Saint Ignatius of Loyola is asking us to Become Soldiers for Christ

July 27, 2015

Saint Ignatius of Loyola
Soldier, Poet, Mystic, Author, Defender of the Faith
and Founder of the Society of Jesus
ignatiusnew

Saint Ignatius was born in 1491, the year before Christopher Columbus was commissioned by King Ferdinand and Queen Isabella to go to the New World, in thanksgiving for Spain having been liberated from the yoke of the Saracens. For nearly 700 years, Spaniards could not worship in Catholic Churches; they were deprived from receiving the Sacraments; religious and clergy were exiled, imprisoned or killed; all mention of Jesus was forbidden under the penalty of death. How did the people from whom our Saint comes, preserve their faith with this persecution going on for most of seven centuries?

How did Spain and the Catholic Church raise up such powerful soldiers as the much maligned Catholic Queen Isabella, Saints like Teresa of Avila, John of the Cross, Paschal Baylon and Ignatius of Loyola to mention a few? We believe the answer lies in the stories of Saints and Martyrs, and others not yet proclaimed.

He was an avid reader, his taste leaning toward books on chivalry, knights and ladies of the court, recounting tales of glorious times of valor and honor. So, it is no surprise, we find him, in 1517, at twenty-six years of age, leaving to engage in his first battle, the defense of Navarre of which his uncle was Viceroy. The attack was suppressed by the Spaniards; but the French renewed their offensiveand this time captured Navarre, and laid siege on Pamplona. Ignatius and the other Spanish soldiers were in the garrison, heavily outnumbered. Victory was impossible; but Ignatius was able to convince the others to remain with him and defend the fort.

The walls of the fortress began to crumble beneath the furious battery of cannon balls striking at its ramparts, quickly tearing down the soldiers’ defenses and with that their hope of victory. Knowing the end was near and they would die, Ignatius turned to a good friend and asked him to hear his confession. He fought courageously, right up to the moment a heavy cannon ball pierced the wall where Ignatius was fighting, shattered the bone of his right leg and seriously injured the other. When he fell, the others surrendered and the French soldiers captured the fort. But seeing how bravely he had fought, the French carried him to his rooms in town and had their physicians attend him for close to fifteen days. When they realized they were limited, the French had a litter made to carry the brave little soldier home. His small frame bobbing up and down on the litter (Ignatius was barely 5’2”), his red hair matted by the sweat pouring down his face from the intense pain, Ignatius never let out a cry!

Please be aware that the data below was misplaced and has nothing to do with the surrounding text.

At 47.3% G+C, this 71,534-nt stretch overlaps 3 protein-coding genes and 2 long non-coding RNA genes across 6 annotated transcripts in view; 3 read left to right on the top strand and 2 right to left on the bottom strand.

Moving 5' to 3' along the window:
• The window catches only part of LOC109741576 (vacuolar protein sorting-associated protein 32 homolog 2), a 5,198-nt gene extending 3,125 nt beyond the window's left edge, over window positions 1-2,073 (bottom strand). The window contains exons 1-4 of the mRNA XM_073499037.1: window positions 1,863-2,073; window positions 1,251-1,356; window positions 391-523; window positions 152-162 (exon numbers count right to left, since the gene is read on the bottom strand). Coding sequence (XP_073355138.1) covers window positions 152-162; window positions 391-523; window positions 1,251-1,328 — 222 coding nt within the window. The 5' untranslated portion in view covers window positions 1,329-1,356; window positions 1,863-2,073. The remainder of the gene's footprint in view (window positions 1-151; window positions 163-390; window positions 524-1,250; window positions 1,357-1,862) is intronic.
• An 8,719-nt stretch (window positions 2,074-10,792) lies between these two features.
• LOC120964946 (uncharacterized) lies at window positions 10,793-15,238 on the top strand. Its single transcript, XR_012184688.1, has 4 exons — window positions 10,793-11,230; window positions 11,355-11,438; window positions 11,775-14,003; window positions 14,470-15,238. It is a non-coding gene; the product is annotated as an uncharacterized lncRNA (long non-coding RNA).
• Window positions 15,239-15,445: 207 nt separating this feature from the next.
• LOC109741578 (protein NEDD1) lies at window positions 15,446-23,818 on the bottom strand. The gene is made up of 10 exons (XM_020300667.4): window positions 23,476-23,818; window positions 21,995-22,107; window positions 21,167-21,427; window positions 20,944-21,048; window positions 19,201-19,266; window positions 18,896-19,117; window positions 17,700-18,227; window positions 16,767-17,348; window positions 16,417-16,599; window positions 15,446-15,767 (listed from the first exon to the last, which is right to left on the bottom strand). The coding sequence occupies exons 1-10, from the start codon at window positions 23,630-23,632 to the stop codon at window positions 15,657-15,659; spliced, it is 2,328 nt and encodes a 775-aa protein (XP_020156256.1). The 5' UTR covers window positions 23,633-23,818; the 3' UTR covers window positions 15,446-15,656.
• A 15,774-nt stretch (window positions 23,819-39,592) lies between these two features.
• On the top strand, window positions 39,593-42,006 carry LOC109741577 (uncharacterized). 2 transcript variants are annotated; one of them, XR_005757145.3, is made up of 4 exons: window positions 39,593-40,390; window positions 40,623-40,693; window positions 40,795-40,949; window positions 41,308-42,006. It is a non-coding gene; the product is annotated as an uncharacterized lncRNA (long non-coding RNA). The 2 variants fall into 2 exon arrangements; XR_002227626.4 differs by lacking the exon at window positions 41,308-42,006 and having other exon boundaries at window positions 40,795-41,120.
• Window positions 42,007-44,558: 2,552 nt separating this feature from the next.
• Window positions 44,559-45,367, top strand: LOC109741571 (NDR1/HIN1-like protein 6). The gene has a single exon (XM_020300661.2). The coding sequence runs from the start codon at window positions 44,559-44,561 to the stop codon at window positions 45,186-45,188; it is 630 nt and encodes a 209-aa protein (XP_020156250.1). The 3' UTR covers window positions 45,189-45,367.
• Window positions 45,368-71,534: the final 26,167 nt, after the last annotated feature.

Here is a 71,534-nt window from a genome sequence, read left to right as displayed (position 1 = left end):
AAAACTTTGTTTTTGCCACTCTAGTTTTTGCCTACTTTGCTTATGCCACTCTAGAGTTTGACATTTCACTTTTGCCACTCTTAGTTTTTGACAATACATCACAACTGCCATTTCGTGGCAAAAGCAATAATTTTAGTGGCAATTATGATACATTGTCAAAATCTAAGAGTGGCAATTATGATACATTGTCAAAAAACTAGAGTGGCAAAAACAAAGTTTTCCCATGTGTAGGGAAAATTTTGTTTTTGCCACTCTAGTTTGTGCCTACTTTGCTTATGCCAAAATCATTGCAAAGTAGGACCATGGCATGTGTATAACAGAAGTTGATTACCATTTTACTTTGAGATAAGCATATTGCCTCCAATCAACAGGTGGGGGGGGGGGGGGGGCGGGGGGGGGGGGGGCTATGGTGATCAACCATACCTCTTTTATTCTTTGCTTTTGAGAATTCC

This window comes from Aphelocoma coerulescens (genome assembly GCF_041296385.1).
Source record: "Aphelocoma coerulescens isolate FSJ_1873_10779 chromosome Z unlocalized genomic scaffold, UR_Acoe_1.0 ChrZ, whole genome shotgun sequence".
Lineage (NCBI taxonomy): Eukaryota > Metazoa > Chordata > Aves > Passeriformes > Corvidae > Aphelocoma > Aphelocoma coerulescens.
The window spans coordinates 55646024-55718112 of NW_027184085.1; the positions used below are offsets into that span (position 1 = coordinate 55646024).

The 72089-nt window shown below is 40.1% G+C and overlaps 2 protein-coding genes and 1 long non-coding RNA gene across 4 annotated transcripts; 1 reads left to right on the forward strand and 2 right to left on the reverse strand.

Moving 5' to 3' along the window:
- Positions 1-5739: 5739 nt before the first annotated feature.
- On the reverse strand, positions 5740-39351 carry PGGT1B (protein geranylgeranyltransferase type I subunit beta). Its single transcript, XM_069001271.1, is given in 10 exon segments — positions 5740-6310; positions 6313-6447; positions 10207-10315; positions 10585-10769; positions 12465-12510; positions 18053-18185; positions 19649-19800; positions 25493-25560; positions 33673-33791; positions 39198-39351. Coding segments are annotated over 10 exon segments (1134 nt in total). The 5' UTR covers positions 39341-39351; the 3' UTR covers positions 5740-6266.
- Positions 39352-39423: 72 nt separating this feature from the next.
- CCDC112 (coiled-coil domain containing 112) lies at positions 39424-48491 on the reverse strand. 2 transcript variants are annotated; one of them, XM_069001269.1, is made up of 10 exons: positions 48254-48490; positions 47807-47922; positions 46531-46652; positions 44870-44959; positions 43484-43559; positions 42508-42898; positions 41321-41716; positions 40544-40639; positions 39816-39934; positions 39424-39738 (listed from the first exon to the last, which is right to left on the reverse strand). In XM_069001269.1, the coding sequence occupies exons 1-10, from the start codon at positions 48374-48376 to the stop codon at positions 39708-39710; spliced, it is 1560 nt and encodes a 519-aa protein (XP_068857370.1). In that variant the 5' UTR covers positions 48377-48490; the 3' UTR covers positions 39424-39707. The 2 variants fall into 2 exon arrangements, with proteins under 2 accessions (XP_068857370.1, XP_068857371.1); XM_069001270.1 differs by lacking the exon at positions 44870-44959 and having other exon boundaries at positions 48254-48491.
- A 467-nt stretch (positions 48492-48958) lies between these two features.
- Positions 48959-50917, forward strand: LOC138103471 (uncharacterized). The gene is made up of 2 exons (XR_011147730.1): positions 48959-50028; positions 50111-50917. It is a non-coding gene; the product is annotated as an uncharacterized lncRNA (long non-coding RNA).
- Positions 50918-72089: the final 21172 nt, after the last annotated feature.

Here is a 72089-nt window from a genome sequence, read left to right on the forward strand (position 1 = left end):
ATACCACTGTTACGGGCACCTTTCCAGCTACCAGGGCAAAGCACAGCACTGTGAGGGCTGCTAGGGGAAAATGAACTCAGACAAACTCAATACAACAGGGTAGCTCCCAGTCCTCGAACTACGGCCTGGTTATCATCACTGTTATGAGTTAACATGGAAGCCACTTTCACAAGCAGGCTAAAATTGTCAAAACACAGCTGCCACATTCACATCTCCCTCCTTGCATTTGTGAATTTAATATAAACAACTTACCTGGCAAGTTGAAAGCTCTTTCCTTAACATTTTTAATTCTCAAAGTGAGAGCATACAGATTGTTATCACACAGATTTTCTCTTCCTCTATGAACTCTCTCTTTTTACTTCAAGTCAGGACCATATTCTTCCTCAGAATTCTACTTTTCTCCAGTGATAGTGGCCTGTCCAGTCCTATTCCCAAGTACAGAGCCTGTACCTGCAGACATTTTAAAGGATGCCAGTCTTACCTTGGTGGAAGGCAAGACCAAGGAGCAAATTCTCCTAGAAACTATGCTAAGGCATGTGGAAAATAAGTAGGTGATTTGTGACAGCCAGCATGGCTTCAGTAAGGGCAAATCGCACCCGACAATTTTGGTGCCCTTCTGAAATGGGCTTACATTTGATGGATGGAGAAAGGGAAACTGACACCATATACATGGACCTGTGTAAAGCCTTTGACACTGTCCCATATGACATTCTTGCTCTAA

It is not known why the bones did not set properly. Was it that he had been moved too soon or was it the arduous trip back home? Back at the Castle of Loyola, the doctors decided that the bones had to be broken again. Again, brave and noble knight, he asked for no form of anesthetic and went through the operation with his hands and teeth clenched. He grew weaker and weaker. The doctors advised him he was dying. Ignatius called for a priest and asked to receive the Last Rites of the Church. Ignatius would not last the night.
But again, God had another plan. The eve of the Feast of Sts. Peter and Paul, at midnight, Ignatius passed the crisis. Now, he had always had a devotion to St. Peter, and historians all agree that Ignatius had an apparition of St. Peter who told him he would be cured, and he was!

His recovery was slow and arduous. Ignatius had an active mind, but it was locked up inside a body which was betraying him. But he could read! His mind and heart never left the young lady he had left behind. Now, he waited for the time when he would return and tell her how she had occupied his every thought in battle and as he was recuperating. He practiced over and over again what he would wear and what he would say. To prepare himself, he requested books on knighthood and ladies of the court. But (as God would plan it), in the Castle of Loyola there were only books on the life of Jesus and of the Saints!
Soon he found that contemplating things of the world gave him momentary pleasure, which soon faded away in the light of what he was reading about the graces from Above! Through the lives of Jesus and the Saints he was discovering a new world and a new battlefield! The Saints taught him he had to make a choice between the kingdom of Satan and the Kingdom of God. Their lives became strategic maps revealing the great battles needed to be waged, in order to gain eternal victory. All the vain glory he had sought in the past went up like so much smoke, when he discovered the sweet fragrance that was his to give, the offering he was being called to make to God the Creator. He discovered there was only one true, lasting glory in that which makes the “soul pure and like unto God.”